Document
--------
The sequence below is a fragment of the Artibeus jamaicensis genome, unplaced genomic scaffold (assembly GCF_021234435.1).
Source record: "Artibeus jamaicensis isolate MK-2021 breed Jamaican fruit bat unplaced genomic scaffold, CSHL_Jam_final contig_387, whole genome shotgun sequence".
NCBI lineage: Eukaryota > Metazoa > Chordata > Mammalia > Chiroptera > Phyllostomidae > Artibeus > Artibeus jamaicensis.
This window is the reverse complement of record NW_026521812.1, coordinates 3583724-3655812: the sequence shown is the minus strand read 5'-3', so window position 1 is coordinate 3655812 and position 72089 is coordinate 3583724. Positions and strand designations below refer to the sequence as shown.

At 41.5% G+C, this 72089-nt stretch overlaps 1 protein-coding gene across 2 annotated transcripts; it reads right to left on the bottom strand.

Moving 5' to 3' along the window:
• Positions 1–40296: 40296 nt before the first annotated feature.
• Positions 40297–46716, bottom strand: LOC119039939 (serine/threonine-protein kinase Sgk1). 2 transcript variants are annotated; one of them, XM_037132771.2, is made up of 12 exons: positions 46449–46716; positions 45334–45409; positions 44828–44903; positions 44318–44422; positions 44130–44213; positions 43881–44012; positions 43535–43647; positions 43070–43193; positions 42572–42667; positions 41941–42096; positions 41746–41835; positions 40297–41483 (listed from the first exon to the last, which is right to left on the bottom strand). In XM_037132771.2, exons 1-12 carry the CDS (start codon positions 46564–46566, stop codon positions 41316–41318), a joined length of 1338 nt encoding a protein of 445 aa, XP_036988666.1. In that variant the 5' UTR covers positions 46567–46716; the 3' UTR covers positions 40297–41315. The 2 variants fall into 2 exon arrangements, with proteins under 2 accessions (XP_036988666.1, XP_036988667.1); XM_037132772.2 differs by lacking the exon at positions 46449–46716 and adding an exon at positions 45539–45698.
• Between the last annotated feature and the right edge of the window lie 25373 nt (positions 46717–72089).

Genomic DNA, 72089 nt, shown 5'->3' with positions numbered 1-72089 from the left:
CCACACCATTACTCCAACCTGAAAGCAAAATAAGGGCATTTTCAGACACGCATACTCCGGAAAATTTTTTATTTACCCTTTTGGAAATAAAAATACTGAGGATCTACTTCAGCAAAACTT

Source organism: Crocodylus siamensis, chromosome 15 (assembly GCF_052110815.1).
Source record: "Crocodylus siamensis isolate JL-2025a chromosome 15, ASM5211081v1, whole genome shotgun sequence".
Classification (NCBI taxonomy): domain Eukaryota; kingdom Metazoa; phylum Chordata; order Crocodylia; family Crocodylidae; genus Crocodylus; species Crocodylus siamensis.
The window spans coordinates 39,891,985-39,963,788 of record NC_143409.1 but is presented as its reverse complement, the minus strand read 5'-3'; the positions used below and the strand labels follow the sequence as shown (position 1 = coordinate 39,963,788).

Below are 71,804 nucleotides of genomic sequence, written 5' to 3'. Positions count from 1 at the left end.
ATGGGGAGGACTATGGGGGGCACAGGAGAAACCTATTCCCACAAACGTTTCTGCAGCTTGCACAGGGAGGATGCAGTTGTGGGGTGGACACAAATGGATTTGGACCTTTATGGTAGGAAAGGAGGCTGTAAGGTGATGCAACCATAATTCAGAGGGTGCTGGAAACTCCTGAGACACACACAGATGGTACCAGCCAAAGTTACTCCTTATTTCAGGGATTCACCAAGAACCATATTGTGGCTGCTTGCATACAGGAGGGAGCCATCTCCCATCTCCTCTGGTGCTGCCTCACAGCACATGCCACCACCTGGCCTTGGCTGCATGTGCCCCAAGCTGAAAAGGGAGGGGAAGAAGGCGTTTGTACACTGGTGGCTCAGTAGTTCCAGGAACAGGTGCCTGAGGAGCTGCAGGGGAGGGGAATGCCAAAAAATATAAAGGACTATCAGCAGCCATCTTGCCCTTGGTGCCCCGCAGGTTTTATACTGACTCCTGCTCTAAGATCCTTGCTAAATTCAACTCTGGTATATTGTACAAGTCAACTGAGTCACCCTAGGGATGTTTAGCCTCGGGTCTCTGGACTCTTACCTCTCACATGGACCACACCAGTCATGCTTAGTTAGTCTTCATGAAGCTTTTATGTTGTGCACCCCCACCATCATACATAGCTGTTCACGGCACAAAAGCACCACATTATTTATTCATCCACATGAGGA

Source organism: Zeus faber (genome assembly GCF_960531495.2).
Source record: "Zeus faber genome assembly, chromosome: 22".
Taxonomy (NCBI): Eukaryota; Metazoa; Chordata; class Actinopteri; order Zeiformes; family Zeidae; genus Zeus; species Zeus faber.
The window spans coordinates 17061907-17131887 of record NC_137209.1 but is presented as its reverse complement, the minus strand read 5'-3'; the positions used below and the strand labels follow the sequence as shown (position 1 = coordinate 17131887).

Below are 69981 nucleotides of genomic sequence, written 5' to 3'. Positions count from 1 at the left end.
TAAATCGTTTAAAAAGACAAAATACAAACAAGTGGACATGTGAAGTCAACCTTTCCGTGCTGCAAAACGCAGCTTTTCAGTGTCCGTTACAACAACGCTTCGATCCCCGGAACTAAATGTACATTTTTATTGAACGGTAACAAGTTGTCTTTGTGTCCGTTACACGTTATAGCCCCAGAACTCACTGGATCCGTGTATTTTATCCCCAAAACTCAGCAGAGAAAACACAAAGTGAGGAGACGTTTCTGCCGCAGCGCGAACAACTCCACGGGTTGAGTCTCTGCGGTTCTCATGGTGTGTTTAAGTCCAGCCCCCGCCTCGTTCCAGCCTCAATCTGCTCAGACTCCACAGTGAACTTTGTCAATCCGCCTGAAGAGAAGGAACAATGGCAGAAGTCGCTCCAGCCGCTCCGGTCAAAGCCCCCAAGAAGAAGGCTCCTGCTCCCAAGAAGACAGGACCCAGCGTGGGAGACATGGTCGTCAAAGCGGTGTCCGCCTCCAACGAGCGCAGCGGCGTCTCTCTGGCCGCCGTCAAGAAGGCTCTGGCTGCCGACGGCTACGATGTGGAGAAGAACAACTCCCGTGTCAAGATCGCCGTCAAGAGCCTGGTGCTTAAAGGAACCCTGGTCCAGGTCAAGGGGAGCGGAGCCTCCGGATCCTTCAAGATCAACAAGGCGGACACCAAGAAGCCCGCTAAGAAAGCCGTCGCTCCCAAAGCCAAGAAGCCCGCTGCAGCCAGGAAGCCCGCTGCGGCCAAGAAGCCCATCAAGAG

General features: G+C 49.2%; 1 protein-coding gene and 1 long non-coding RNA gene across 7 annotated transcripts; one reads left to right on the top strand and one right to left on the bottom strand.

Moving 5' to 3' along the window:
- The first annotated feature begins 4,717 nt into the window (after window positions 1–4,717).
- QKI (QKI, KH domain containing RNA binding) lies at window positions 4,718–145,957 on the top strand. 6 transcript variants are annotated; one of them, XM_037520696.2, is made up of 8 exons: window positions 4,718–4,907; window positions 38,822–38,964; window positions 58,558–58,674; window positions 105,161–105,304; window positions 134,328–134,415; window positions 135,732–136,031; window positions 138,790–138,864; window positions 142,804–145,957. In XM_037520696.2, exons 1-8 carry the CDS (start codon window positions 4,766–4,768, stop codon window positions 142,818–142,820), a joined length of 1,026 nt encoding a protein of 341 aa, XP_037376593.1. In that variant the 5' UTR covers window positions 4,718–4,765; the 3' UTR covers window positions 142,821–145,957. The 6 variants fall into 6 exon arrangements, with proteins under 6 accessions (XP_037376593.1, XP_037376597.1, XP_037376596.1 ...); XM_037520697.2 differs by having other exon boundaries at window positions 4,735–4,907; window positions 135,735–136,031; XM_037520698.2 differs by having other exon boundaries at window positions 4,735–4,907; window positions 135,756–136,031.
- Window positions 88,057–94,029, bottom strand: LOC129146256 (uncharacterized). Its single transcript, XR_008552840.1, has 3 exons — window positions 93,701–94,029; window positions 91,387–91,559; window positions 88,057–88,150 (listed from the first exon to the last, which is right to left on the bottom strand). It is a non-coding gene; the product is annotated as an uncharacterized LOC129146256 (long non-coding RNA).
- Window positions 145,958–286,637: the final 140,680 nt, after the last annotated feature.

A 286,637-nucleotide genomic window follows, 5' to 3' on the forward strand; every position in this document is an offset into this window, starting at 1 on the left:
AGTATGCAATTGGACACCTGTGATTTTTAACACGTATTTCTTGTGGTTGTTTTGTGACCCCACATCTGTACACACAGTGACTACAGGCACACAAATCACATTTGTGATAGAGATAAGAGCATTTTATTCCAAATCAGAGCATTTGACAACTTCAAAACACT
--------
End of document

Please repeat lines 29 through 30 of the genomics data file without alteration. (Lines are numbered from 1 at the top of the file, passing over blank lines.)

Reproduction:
- Window positions 145,958–286,637: the final 140,680 nt, after the last annotated feature.

A 286,637-nucleotide genomic window follows, 5' to 3' on the forward strand; every position in this document is an offset into this window, starting at 1 on the left: